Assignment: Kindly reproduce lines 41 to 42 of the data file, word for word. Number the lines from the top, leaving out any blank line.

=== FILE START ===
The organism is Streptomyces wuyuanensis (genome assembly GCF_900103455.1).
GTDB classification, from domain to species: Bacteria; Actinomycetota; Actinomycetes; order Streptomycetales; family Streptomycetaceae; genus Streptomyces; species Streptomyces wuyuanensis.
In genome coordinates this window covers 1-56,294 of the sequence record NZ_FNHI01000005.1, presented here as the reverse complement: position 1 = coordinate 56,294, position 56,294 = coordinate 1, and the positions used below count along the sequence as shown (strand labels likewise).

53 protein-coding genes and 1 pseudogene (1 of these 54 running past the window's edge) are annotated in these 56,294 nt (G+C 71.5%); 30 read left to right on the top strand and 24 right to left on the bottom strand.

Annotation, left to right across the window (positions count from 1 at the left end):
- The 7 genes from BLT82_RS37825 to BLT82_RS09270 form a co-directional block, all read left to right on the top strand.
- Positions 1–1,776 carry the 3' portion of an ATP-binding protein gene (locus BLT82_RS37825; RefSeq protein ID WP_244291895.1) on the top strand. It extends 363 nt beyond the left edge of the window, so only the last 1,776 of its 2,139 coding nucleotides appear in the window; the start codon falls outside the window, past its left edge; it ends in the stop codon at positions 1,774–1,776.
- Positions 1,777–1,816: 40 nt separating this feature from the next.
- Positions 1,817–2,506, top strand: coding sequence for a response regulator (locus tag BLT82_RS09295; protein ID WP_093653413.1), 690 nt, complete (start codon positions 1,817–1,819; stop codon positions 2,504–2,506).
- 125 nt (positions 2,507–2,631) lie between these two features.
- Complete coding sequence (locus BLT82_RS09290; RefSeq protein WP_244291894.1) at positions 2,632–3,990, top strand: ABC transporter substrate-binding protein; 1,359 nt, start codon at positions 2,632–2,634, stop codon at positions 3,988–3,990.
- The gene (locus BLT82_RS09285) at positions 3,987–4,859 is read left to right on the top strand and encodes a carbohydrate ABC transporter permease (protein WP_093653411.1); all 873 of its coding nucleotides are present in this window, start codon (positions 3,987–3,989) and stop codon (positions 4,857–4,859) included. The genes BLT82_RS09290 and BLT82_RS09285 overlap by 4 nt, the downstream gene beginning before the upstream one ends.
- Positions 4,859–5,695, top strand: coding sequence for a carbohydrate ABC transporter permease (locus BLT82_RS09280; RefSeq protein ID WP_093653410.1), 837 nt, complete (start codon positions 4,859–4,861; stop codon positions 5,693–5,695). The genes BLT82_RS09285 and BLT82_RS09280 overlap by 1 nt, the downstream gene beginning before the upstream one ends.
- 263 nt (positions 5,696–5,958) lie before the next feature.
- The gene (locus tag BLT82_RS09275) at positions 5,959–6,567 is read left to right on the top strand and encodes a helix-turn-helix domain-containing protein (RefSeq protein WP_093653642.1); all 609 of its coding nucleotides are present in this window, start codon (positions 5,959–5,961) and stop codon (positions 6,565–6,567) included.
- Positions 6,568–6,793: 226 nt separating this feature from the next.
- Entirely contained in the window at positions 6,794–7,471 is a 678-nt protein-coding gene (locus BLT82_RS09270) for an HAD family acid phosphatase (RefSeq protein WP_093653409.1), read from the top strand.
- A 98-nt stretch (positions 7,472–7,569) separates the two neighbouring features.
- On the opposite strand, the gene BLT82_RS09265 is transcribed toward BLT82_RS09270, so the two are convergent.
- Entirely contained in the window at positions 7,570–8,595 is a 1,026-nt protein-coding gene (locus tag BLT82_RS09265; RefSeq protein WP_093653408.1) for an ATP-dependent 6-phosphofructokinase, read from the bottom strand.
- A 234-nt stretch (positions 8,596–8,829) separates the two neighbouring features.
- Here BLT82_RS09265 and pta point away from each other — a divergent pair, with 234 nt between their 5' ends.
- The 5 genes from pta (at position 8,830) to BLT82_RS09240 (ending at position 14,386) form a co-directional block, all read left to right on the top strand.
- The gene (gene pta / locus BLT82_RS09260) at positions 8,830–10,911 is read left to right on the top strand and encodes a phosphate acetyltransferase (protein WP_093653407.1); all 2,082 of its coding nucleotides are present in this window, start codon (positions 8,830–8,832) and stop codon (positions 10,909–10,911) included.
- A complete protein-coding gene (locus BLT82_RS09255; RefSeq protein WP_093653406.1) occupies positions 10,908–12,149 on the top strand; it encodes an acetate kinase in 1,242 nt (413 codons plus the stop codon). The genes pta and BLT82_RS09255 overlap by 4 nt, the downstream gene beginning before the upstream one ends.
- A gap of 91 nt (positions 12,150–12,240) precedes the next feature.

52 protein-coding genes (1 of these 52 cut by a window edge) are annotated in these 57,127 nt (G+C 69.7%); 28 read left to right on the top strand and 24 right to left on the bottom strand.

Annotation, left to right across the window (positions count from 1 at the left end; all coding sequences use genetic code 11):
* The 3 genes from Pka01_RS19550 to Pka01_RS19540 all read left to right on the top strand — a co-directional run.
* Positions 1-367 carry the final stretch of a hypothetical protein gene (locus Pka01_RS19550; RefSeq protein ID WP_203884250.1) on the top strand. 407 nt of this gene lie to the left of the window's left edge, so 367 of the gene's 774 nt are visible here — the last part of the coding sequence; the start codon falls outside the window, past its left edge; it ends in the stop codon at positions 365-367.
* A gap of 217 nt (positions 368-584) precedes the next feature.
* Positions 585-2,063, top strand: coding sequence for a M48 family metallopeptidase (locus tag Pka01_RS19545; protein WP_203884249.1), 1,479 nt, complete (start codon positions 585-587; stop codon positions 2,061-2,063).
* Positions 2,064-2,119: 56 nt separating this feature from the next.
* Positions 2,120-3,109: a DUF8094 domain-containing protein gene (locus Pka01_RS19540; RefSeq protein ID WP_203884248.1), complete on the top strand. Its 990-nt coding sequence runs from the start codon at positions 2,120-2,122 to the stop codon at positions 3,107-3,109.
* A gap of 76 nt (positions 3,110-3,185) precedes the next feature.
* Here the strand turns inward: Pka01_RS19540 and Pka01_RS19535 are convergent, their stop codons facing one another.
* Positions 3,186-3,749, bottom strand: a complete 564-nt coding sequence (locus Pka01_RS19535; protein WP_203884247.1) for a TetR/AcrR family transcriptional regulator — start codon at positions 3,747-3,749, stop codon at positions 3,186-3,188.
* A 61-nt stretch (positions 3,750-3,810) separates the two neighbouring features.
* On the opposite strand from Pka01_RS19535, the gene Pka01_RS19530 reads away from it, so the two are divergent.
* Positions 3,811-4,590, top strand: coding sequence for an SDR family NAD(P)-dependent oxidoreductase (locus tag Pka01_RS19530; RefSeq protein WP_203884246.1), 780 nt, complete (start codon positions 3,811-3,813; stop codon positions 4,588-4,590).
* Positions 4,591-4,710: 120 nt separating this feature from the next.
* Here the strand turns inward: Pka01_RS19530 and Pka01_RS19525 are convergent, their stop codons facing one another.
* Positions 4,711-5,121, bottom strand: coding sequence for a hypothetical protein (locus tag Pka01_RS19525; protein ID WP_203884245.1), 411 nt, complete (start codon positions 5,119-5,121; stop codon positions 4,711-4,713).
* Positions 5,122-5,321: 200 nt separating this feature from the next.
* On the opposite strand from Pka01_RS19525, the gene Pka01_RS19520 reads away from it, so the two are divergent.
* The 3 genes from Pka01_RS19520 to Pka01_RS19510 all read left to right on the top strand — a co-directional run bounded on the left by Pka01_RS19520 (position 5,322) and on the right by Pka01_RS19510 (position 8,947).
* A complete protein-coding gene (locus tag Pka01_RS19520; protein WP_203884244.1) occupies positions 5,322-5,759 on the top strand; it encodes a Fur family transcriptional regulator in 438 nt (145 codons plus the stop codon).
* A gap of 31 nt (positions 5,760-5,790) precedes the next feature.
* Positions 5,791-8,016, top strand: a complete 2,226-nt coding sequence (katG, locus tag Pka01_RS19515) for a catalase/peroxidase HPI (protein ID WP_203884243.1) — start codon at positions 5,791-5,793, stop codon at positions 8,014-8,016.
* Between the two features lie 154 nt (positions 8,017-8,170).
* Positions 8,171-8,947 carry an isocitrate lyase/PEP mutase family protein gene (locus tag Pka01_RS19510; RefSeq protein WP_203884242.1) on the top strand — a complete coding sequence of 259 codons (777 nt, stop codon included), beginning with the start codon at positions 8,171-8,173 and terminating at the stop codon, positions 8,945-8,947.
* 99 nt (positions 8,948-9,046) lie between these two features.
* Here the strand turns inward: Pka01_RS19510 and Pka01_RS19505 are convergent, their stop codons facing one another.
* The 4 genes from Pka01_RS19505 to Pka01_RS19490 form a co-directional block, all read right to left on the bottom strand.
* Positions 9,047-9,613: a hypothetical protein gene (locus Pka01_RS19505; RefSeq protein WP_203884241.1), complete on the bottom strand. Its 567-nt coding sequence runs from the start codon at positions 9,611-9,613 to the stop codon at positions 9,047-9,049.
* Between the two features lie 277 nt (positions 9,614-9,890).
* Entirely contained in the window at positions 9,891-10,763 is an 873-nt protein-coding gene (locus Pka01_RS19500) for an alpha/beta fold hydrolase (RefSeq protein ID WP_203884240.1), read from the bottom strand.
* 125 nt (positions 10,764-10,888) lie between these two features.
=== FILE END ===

* Positions 4,591-4,710: 120 nt separating this feature from the next.
* Here the strand turns inward: Pka01_RS19530 and Pka01_RS19525 are convergent, their stop codons facing one another.